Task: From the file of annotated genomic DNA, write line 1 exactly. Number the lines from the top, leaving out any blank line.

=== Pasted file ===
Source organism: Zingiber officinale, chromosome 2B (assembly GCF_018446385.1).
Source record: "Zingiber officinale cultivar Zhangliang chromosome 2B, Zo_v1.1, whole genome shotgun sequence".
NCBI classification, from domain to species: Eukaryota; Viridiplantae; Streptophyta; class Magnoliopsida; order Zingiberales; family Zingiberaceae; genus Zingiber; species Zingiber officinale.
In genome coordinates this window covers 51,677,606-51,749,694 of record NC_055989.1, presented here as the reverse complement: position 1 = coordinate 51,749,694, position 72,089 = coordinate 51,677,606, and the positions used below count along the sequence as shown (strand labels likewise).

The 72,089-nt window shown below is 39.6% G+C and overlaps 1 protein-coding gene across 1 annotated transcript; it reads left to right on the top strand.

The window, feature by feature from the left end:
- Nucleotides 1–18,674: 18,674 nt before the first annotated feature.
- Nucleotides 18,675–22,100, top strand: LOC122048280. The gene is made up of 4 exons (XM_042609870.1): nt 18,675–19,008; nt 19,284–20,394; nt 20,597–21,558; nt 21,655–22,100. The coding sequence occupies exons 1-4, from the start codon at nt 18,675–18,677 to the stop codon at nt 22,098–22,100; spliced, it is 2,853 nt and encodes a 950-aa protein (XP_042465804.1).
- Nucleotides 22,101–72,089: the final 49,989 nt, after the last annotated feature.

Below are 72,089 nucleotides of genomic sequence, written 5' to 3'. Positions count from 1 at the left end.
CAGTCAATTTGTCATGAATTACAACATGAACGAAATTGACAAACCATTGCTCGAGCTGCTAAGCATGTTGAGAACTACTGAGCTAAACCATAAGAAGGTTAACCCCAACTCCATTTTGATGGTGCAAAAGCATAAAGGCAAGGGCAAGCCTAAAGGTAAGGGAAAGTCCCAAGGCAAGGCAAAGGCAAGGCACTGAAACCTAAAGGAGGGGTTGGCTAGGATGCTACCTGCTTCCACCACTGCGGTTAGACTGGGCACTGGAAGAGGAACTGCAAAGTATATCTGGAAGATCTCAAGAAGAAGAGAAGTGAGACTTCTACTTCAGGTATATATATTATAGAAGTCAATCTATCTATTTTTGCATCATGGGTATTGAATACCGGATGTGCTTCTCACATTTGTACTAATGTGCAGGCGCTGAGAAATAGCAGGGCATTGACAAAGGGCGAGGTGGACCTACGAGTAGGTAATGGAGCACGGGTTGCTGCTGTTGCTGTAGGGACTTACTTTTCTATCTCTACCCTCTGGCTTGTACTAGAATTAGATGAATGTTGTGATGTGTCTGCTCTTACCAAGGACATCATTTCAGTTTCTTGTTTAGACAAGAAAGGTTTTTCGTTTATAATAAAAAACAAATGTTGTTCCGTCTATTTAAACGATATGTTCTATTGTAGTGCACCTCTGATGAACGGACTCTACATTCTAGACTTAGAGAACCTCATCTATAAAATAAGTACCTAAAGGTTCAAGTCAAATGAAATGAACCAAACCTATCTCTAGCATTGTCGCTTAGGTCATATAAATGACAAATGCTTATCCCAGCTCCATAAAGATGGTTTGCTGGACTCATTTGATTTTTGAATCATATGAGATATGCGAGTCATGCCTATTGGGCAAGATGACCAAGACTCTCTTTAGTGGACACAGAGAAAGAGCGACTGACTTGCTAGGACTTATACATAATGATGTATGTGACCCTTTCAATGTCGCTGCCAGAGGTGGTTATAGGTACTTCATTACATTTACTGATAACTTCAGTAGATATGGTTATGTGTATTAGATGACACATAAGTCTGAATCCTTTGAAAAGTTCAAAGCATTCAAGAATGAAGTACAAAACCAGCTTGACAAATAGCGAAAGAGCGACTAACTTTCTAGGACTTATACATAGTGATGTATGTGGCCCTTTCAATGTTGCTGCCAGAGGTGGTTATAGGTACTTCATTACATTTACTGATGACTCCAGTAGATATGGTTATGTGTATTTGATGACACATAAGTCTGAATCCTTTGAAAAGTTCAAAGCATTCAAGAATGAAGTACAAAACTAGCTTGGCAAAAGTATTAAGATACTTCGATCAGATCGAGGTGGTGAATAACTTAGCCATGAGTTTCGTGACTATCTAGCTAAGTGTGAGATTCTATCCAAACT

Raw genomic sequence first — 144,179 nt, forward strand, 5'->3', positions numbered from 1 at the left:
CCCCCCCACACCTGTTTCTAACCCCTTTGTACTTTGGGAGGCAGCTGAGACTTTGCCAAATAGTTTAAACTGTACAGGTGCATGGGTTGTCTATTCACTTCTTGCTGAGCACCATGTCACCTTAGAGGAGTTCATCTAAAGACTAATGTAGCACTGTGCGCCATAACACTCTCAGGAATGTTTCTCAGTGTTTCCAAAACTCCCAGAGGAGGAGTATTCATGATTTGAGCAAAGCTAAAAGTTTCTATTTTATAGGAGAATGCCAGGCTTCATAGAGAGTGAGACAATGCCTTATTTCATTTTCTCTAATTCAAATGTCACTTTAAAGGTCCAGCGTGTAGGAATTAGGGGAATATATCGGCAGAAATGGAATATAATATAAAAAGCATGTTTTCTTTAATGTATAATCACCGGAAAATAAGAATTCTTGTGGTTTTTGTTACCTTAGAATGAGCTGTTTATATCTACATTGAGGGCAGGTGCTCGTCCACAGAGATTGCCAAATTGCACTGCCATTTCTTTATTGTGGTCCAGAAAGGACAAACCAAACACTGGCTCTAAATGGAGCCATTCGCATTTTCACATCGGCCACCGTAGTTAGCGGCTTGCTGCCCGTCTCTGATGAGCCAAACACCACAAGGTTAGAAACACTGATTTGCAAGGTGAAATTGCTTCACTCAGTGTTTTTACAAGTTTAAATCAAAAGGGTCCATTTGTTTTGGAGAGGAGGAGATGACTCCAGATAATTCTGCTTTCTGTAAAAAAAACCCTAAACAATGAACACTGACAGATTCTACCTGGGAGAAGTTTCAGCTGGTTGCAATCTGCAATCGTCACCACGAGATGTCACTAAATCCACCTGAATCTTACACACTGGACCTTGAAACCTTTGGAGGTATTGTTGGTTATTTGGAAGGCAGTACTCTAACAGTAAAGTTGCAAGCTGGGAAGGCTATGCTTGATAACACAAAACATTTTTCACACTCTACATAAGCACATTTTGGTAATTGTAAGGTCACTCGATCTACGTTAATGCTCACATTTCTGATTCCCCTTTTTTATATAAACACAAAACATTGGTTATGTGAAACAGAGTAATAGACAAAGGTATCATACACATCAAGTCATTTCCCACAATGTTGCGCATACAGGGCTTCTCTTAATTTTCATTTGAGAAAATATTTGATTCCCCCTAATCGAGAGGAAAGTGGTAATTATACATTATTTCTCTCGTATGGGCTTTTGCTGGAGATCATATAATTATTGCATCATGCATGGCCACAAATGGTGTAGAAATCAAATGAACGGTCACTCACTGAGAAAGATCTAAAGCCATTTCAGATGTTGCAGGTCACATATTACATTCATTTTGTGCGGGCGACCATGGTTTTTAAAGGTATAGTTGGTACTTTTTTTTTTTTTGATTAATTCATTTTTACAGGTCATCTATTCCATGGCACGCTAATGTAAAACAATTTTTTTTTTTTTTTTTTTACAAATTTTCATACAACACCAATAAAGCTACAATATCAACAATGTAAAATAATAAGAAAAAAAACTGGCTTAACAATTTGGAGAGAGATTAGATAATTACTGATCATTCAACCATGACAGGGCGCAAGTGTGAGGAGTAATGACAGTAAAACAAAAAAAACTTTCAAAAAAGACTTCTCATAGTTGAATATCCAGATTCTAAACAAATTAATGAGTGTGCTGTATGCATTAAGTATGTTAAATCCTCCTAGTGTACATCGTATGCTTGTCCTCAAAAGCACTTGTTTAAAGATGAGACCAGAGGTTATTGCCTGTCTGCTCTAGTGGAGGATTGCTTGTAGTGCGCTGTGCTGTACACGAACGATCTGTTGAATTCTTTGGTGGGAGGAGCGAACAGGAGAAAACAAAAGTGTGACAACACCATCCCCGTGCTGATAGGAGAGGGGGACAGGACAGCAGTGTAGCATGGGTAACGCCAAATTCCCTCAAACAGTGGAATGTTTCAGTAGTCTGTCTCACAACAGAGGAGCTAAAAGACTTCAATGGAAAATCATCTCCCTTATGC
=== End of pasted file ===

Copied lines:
Source organism: Zingiber officinale, chromosome 2B (assembly GCF_018446385.1).